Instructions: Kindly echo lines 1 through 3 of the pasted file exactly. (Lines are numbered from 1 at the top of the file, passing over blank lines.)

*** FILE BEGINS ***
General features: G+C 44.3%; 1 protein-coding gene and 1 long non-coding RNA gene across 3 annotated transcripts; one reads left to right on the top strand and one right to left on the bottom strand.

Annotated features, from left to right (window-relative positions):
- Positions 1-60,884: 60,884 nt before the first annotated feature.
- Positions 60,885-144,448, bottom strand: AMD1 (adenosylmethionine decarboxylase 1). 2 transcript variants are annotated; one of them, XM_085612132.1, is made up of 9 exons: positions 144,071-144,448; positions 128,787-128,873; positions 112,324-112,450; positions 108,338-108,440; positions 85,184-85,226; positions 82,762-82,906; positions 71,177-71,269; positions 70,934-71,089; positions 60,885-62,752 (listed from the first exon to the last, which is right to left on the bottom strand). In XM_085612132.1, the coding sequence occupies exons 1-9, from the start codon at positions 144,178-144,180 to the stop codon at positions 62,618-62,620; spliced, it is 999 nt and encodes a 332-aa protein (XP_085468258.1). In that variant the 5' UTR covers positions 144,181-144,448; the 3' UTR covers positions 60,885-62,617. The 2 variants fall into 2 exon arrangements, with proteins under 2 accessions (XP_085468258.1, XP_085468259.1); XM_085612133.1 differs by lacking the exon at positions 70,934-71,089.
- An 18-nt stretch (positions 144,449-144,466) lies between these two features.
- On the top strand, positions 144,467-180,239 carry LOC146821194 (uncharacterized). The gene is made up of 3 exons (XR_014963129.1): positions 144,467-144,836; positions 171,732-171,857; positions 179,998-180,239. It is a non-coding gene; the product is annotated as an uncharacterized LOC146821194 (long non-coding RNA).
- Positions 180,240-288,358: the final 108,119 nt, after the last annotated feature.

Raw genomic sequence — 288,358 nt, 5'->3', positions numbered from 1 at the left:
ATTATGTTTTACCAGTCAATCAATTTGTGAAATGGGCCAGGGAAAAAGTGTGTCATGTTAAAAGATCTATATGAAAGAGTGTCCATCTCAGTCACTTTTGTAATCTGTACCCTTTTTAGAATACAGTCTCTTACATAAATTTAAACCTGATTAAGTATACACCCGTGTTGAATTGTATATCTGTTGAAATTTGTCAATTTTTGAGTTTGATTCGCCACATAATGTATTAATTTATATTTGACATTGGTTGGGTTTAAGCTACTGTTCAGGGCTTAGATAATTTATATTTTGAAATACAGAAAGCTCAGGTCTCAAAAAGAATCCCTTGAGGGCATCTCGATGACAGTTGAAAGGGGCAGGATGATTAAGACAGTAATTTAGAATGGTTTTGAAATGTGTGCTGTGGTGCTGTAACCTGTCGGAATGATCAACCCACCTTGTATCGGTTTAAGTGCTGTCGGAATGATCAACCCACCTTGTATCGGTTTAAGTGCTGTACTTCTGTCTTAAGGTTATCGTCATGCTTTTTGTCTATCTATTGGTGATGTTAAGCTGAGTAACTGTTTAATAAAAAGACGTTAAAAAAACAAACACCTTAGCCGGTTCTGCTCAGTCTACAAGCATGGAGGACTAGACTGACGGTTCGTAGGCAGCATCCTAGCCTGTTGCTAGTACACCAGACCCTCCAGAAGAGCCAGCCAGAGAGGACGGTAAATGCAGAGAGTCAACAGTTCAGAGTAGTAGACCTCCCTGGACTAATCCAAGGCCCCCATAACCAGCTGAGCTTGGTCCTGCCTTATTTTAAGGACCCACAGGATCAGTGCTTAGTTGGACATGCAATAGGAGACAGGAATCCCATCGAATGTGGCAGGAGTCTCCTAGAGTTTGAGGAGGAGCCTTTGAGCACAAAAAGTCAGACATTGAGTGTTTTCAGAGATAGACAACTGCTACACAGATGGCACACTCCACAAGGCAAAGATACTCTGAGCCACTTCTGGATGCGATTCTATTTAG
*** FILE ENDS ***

General features: G+C 44.3%; 1 protein-coding gene and 1 long non-coding RNA gene across 3 annotated transcripts; one reads left to right on the top strand and one right to left on the bottom strand.

Annotated features, from left to right (window-relative positions):
- Positions 1-60,884: 60,884 nt before the first annotated feature.